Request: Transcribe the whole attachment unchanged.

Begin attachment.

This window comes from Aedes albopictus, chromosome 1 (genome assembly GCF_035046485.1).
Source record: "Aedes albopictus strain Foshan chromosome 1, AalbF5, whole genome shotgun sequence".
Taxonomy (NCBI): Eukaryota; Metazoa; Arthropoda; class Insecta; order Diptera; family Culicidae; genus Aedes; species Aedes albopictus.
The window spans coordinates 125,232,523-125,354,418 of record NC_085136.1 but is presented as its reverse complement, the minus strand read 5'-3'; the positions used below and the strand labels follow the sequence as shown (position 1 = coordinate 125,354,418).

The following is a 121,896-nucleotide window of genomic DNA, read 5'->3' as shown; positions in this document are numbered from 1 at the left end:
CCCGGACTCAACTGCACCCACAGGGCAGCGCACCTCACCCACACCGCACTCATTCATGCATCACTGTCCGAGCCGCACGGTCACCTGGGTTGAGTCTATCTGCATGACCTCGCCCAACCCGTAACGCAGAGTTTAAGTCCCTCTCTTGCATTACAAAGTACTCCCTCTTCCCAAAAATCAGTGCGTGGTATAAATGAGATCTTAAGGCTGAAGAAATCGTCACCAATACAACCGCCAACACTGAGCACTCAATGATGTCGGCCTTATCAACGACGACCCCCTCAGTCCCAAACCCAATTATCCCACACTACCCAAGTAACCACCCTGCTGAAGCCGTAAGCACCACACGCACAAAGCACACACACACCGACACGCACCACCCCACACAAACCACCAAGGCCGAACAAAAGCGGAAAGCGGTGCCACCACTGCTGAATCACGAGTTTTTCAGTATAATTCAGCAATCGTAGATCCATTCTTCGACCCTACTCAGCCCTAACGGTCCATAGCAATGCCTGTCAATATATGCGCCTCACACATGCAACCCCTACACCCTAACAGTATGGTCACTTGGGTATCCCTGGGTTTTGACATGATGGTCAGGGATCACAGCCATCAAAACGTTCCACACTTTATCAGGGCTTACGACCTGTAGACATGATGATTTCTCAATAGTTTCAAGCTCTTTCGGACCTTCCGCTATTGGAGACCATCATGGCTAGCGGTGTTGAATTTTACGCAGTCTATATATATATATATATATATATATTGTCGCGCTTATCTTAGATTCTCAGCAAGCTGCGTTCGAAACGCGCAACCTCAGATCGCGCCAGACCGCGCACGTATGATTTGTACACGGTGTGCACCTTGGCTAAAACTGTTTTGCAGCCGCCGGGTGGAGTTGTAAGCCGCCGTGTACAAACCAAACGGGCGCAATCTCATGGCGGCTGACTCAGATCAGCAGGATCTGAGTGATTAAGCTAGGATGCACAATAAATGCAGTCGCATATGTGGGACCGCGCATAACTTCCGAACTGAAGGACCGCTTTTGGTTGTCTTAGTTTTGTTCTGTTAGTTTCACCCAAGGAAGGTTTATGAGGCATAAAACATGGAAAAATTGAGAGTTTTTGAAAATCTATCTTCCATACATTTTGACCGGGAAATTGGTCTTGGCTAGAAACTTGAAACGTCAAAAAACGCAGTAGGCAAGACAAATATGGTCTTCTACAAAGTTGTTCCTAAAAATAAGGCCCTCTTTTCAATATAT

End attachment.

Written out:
This window comes from Aedes albopictus, chromosome 1 (genome assembly GCF_035046485.1).
Source record: "Aedes albopictus strain Foshan chromosome 1, AalbF5, whole genome shotgun sequence".
Taxonomy (NCBI): Eukaryota; Metazoa; Arthropoda; class Insecta; order Diptera; family Culicidae; genus Aedes; species Aedes albopictus.
The window spans coordinates 125,232,523-125,354,418 of record NC_085136.1 but is presented as its reverse complement, the minus strand read 5'-3'; the positions used below and the strand labels follow the sequence as shown (position 1 = coordinate 125,354,418).

The following is a 121,896-nucleotide window of genomic DNA, read 5'->3' as shown; positions in this document are numbered from 1 at the left end:
CCCGGACTCAACTGCACCCACAGGGCAGCGCACCTCACCCACACCGCACTCATTCATGCATCACTGTCCGAGCCGCACGGTCACCTGGGTTGAGTCTATCTGCATGACCTCGCCCAACCCGTAACGCAGAGTTTAAGTCCCTCTCTTGCATTACAAAGTACTCCCTCTTCCCAAAAATCAGTGCGTGGTATAAATGAGATCTTAAGGCTGAAGAAATCGTCACCAATACAACCGCCAACACTGAGCACTCAATGATGTCGGCCTTATCAACGACGACCCCCTCAGTCCCAAACCCAATTATCCCACACTACCCAAGTAACCACCCTGCTGAAGCCGTAAGCACCACACGCACAAAGCACACACACACCGACACGCACCACCCCACACAAACCACCAAGGCCGAACAAAAGCGGAAAGCGGTGCCACCACTGCTGAATCACGAGTTTTTCAGTATAATTCAGCAATCGTAGATCCATTCTTCGACCCTACTCAGCCCTAACGGTCCATAGCAATGCCTGTCAATATATGCGCCTCACACATGCAACCCCTACACCCTAACAGTATGGTCACTTGGGTATCCCTGGGTTTTGACATGATGGTCAGGGATCACAGCCATCAAAACGTTCCACACTTTATCAGGGCTTACGACCTGTAGACATGATGATTTCTCAATAGTTTCAAGCTCTTTCGGACCTTCCGCTATTGGAGACCATCATGGCTAGCGGTGTTGAATTTTACGCAGTCTATATATATATATATATATATATATTGTCGCGCTTATCTTAGATTCTCAGCAAGCTGCGTTCGAAACGCGCAACCTCAGATCGCGCCAGACCGCGCACGTATGATTTGTACACGGTGTGCACCTTGGCTAAAACTGTTTTGCAGCCGCCGGGTGGAGTTGTAAGCCGCCGTGTACAAACCAAACGGGCGCAATCTCATGGCGGCTGACTCAGATCAGCAGGATCTGAGTGATTAAGCTAGGATGCACAATAAATGCAGTCGCATATGTGGGACCGCGCATAACTTCCGAACTGAAGGACCGCTTTTGGTTGTCTTAGTTTTGTTCTGTTAGTTTCACCCAAGGAAGGTTTATGAGGCATAAAACATGGAAAAATTGAGAGTTTTTGAAAATCTATCTTCCATACATTTTGACCGGGAAATTGGTCTTGGCTAGAAACTTGAAACGTCAAAAAACGCAGTAGGCAAGACAAATATGGTCTTCTACAAAGTTGTTCCTAAAAATAAGGCCCTCTTTTCAATATAT